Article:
by JulieCraves on March 16, 2011

We have just returned from a 10-day trip to Nicaragua, where we did insect and bird surveys, and bird banding, at two great coffee farms, Finca El Jaguar in Jinotega, and  Finca Esperanza Verde in San Ramon. I’ll be posting about that soon. Meanwhile, some coffee news from when I was away.

  • FLO (Fairtrade International, the standards-setting organization) has responded to skyrocketing market prices for coffee with adjustments to Fair Trade pricing. As of April 1, 2011, the Fair Trade minimum price will increase by $0.15, to $1.40 per pound for washed Arabica and to $1.35 for Arabica naturals. The organic premium will increase from $0.20 to $0.30 per pound. The community development premium goes from $0.10 to $0.20 per pound, and $0.05 of that must be invested in quality improvement programs at the farm and/or cooperative level.
  • A great new website on sustainable agriculture has just rolled out, with a focus on India’s coffee and tea plantations: Ecoagriculture. I especially like the visualization of the Rainforest Alliance/Sustainable Agriculture Network’s certification principals.
  • The mainstream media is printing more and more about the effect of climate change on coffee growing. Here are two recent examples, from the Miami Herald (Costa Rica) and the New York Times (Colombia). Note both discuss the introduction of heat-tolerant and disease-resistant varieties (which may not be as high quality as heirloom types).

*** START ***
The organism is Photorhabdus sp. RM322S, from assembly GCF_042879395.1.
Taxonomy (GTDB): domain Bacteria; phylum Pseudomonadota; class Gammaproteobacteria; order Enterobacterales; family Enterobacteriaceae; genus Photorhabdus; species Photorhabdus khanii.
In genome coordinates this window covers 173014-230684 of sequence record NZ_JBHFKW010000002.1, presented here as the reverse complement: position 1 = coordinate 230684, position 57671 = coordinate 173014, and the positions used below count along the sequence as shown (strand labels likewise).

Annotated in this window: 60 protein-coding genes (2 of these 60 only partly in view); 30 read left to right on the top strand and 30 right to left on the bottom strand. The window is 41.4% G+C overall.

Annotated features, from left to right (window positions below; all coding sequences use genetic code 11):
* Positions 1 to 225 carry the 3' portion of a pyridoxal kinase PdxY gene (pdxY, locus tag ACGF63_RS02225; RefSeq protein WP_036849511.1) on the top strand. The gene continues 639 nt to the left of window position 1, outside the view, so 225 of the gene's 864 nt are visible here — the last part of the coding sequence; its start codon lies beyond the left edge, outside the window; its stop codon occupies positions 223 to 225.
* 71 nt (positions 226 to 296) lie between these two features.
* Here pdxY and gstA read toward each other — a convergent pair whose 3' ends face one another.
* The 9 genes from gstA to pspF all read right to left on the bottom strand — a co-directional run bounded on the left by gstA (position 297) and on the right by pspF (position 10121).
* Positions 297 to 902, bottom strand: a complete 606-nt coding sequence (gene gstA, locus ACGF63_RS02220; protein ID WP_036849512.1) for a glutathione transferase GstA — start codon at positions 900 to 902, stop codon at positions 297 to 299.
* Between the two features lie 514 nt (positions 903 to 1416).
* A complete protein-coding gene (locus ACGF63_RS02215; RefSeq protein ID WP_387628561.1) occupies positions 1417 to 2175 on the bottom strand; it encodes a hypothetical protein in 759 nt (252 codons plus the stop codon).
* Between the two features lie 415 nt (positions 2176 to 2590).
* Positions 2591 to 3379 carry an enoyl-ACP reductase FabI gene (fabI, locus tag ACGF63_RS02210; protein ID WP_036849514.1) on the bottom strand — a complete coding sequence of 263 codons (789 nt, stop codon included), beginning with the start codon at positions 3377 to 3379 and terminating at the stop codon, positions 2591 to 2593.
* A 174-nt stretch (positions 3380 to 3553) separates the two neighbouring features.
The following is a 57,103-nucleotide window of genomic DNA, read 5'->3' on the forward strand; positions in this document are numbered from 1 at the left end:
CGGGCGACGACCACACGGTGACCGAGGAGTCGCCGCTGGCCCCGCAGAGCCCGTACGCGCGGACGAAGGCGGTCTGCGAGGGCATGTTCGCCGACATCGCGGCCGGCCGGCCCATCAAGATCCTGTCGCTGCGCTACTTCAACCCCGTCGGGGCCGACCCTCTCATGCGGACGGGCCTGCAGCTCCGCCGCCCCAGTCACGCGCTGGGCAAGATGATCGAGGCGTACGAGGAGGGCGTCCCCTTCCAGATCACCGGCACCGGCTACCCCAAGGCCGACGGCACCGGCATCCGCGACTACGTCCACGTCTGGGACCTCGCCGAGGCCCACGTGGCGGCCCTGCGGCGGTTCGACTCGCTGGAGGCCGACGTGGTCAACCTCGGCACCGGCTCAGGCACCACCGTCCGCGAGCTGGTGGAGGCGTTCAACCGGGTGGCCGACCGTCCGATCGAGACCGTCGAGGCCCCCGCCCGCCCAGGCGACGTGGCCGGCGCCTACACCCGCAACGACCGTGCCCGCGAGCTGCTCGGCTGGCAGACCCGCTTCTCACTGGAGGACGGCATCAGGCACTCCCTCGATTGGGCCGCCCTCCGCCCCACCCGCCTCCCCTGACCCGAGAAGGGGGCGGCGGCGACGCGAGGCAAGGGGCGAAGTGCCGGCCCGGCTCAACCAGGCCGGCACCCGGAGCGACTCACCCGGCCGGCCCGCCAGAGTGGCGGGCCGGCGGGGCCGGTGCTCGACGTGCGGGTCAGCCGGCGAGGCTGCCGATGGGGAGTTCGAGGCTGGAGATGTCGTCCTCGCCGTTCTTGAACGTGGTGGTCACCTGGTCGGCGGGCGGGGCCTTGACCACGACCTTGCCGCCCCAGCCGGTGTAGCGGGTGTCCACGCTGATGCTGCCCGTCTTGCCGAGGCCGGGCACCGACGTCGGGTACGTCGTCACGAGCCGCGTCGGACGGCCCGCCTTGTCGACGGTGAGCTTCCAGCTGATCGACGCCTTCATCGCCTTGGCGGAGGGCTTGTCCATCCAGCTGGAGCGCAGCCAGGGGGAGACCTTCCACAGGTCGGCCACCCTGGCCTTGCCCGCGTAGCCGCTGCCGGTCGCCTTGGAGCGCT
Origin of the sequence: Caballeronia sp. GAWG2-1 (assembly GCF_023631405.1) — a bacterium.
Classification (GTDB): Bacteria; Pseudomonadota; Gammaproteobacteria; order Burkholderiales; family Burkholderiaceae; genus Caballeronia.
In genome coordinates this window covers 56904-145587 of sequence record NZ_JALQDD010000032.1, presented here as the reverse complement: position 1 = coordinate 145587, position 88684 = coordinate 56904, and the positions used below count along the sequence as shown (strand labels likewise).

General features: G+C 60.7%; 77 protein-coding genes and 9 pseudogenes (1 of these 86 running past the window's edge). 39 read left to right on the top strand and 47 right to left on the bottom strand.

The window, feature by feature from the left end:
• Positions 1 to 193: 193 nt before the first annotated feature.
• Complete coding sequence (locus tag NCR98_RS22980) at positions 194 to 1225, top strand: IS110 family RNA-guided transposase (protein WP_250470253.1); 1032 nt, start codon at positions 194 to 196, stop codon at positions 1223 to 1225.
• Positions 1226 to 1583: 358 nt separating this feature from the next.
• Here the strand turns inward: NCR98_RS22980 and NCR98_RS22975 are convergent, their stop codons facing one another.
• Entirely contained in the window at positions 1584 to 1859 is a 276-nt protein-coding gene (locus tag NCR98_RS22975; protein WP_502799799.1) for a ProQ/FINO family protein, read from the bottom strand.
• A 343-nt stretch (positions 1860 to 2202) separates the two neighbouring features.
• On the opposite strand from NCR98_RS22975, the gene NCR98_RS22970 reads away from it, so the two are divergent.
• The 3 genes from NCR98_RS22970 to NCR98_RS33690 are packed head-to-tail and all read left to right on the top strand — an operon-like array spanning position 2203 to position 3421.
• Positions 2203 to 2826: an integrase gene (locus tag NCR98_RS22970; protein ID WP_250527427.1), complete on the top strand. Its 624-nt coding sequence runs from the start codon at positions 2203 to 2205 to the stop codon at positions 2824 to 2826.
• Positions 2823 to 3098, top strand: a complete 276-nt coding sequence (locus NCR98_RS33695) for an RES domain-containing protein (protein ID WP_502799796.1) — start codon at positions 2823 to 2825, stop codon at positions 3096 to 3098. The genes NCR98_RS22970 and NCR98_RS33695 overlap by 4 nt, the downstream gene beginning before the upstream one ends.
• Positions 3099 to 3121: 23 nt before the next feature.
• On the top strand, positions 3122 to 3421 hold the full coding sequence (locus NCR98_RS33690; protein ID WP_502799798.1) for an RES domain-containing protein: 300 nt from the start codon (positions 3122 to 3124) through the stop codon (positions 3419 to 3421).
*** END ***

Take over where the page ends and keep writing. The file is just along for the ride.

• What does all this mean? Debating the fate of coffee.
  • Mermaid in a K-Cup: Starbucks and Green Mountain Coffee Roasters strike a deal.
Revised on January 7, 2022

Posted in Coffee news and miscellany

Coffee Gourmet March 16, 2011 at 2:56 pm

In your opinion, what do you think this will mean for the fate of coffee? I feel that Fair Trade and Organic coffee practices do set the standard, especially in light of the “green revolution” that is happening across the world. However, how do you manage and come up with solutions to problems that are already present, such as global warming and increases in destructive forces (the insects destroying Kona plantations, as well as Mother Nature’s show of force in Japan come to mind)? I guess the ultimate questions remain: Where do we start and How do we help?

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